THE APOPKA BLUE DARTERS ENDURED A THREE- game losing streak last October, a stretch that would have derailed even the strongest teams. But those teams likely don’t have the same perspective that
coach Rick Darlington instills in his players.
Relying on that perspective, something they learned in
part on visits to an orphanage in the Bahamas, the Blue
Darters didn’t panic and overcame that ominous October
stretch. They went on to win the state championship, the
Blue Darters’ third under Darlington.
“I’d rather win in November and December than October,”
Darlington said with a chuckle.
Heading into his 14th season at Apopka, Darlington looks
back fondly on his tenure. He’s coached two of his seven
children. Sons Ty and Zack have gone on to play college football. Ty is a center at Oklahoma and Zack is a quarterback
at Nebraska. But it was a hug and a Father’s Day wish from
one of the orphans in the Bahamas that stands out when he
thinks about his program’s perspective.
“As we were leaving the orphanage, this little kid came
running up to me and grabbed me and says, ‘Happy Father’s
Day,’” Darlington recalled. “Talk about breaking your heart.
It just changes you. We think we have it bad sometimes, and
we don’t even know. It really makes you realize that’s it’s not
that big of a deal if your PlayStation isn’t working or you don’t
Or if you lose three games in October.
“We’ve had a good amount of success on the field,”
Darlington said. “But I think that a lot of that success on the
field comes from the things that we do off the field. The way
we work in our offseason program; the way we try to develop
men of honor and character that play for the right reasons.
“We focus a lot more on the intangible than we do on the
actual measurables of the game,” he added, “and I think
that’s really helped us, especially come playoff time. We
went into the playoffs last year having lost three games in
October. Then, we ended up winning the state championship.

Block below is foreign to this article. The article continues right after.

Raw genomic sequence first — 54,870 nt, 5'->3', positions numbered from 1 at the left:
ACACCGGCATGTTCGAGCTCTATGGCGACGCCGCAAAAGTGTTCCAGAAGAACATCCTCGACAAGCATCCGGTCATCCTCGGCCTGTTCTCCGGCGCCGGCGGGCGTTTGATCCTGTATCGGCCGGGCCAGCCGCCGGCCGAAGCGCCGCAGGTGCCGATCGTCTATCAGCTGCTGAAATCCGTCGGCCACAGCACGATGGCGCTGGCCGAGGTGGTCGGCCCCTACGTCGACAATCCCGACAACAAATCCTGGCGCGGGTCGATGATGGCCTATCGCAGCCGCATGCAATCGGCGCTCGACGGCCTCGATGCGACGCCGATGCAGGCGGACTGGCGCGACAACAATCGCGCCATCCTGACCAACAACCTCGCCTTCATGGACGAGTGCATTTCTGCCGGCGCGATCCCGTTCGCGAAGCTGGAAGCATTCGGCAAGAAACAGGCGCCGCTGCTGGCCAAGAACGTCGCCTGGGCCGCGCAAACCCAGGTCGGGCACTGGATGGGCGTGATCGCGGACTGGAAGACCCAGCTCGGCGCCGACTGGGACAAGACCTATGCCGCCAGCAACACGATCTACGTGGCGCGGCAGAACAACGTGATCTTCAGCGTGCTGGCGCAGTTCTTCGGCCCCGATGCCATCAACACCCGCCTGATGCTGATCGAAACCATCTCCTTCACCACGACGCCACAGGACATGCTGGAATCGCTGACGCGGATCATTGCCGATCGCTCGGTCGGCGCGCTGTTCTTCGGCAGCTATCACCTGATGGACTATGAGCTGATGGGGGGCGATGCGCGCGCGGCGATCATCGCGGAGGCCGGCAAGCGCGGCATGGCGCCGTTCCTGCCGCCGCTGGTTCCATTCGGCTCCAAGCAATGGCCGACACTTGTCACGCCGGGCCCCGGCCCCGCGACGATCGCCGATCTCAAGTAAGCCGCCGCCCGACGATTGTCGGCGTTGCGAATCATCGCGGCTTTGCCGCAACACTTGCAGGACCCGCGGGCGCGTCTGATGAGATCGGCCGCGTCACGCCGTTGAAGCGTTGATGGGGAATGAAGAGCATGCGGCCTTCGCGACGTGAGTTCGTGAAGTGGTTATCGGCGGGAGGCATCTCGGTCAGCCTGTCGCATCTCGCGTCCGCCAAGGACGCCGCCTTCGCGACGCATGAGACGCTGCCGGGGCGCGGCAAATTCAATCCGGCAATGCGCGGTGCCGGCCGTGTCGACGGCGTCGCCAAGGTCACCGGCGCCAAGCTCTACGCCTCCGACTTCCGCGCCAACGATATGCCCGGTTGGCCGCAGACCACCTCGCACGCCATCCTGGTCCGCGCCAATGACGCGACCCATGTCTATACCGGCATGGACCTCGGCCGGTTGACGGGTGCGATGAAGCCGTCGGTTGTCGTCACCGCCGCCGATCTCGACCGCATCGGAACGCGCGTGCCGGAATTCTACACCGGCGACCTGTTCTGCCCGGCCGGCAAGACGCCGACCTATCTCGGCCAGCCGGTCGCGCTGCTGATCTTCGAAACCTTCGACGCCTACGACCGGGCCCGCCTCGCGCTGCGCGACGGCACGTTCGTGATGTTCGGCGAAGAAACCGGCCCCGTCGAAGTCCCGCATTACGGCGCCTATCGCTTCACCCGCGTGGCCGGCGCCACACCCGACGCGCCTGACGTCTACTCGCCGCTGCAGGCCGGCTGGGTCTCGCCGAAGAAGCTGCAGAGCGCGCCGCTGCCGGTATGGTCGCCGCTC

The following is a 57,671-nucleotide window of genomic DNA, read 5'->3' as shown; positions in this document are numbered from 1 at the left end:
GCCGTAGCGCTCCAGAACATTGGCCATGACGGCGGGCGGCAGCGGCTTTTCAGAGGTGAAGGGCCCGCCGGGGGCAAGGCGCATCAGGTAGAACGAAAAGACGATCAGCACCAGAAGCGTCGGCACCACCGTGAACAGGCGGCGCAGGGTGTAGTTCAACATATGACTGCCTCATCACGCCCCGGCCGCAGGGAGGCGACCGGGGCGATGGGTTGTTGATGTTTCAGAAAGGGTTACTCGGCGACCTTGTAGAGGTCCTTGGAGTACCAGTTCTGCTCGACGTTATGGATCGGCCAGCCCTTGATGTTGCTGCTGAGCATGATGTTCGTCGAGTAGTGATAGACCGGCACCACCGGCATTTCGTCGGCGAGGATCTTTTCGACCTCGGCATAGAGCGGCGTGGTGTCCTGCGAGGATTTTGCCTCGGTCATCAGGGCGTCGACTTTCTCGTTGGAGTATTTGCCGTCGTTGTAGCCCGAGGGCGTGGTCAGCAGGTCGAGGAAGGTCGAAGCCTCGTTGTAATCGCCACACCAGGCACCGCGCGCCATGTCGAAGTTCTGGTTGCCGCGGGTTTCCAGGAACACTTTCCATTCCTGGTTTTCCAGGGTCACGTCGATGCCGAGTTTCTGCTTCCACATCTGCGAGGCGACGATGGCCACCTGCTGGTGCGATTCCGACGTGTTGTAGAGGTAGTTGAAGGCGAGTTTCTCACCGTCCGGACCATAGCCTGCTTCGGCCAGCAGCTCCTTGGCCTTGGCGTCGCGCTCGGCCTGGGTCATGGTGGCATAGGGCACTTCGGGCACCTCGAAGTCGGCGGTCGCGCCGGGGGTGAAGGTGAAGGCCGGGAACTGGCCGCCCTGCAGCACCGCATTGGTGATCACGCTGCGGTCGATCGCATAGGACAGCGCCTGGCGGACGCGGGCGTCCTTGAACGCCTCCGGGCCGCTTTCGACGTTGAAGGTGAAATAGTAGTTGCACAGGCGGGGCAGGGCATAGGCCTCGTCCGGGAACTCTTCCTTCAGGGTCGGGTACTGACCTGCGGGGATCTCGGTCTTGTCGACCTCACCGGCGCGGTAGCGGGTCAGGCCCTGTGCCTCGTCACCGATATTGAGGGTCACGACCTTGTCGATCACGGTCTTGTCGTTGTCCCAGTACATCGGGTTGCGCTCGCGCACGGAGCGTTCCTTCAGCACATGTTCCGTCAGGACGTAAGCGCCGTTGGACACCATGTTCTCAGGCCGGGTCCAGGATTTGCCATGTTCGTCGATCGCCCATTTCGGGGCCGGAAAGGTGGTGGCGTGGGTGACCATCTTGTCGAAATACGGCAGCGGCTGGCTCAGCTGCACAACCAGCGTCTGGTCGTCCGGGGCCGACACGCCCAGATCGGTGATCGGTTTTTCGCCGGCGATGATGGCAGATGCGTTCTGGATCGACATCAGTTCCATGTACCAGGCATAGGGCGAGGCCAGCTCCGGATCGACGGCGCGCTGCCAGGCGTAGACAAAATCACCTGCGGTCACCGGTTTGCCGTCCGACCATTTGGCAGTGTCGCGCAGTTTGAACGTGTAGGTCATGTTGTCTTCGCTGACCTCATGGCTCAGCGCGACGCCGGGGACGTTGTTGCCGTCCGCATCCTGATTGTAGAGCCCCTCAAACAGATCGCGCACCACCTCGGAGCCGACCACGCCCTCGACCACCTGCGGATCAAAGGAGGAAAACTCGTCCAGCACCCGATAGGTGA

That was a reflection of the kids knowing how to deal with
adversity, knowing how to believe in each other and to not
lose hope when things looked dark in October, because they
PORT ST. JOE
IT WAS QUITE THE HOMECOMING. AFTER A FIVE- year absence, coach John Palmer returned to Port St. Joe High School in 2014 and promptly led the Tiger Sharks to the state championship. It was the second
state title for Palmer at Port St. Joe, and just like his first in
2005, defense was the catalyst.
Palmer had teamed with defensive coordinator Matt
Gannon to produce elite defenses in the past. In 2003, the
Sharks won a game 2-0 that clinched a region championship.
In 2005, on their way to the state title, they beat a team 3-2
in the playoffs. But the 2014 Port St. Joe defense might have
been the best of the bunch.
“Our kids have a way of stepping up when playoff time
gets here,” coach Palmer said. “Since I’ve been around Port
St. Joe, it seems like our kids play their best football at the
It also seems like good coaching. Featuring fast, quick and
slightly undersized personnel, the Sharks shut out seven
opponents, including their last three in the playoffs. Port St. Joe
gave up an early touchdown – the result of a muffed punt at its
own 14-yard line – to district champion South Walton in the first
round. South Walton then scored a garbage-time touchdown
with two minutes to play in Port St. Joe’s 37-14 victory. The
Sharks didn’t surrender another point the rest of the playoffs.
On the season, Port St. Joe allowed just 8. 33 points per game.
It was a perfect ending to the first season of Palmer’s second
stint at Port St. Joe, a place rich in championship tradition.
“The school and the community here have a tremendous
Palmer called on that past legacy to help motivate the
love for athletics,” Palmer said this spring. “We have 27
state championships in football, basketball, baseball, track,
weight-lifting and cross country. We have an athletic-minded
community that really supports these kids.”
Some of that championship pedigree is still making an
impact at Port St. Joe. In fact, every team and player that has
reached a state championship is immortalized with a four-by-six
foot picture that hangs on the walls of the Sharks’ gymnasium.
2014 Sharks during their playoff run. He brought back Ashlyn
Parker, a member of the 2005 championship team, to talk to
the players before the playoff opener against South Walton.
“Ash’s point was simple,” Palmer recalled. “He asked the
team, ‘What will your legacy be? Mine is on the wall. Now, it’s
your turn to leave your legacy.’”
Palmer’s Sharks did just that.
Rich Darlington’s offseason preparations paid large dividends for Apopka in 2014.
John Palmer and his coaching staff delivered a state title to Port St. Joe in 2014.
BY DAVID PURDUM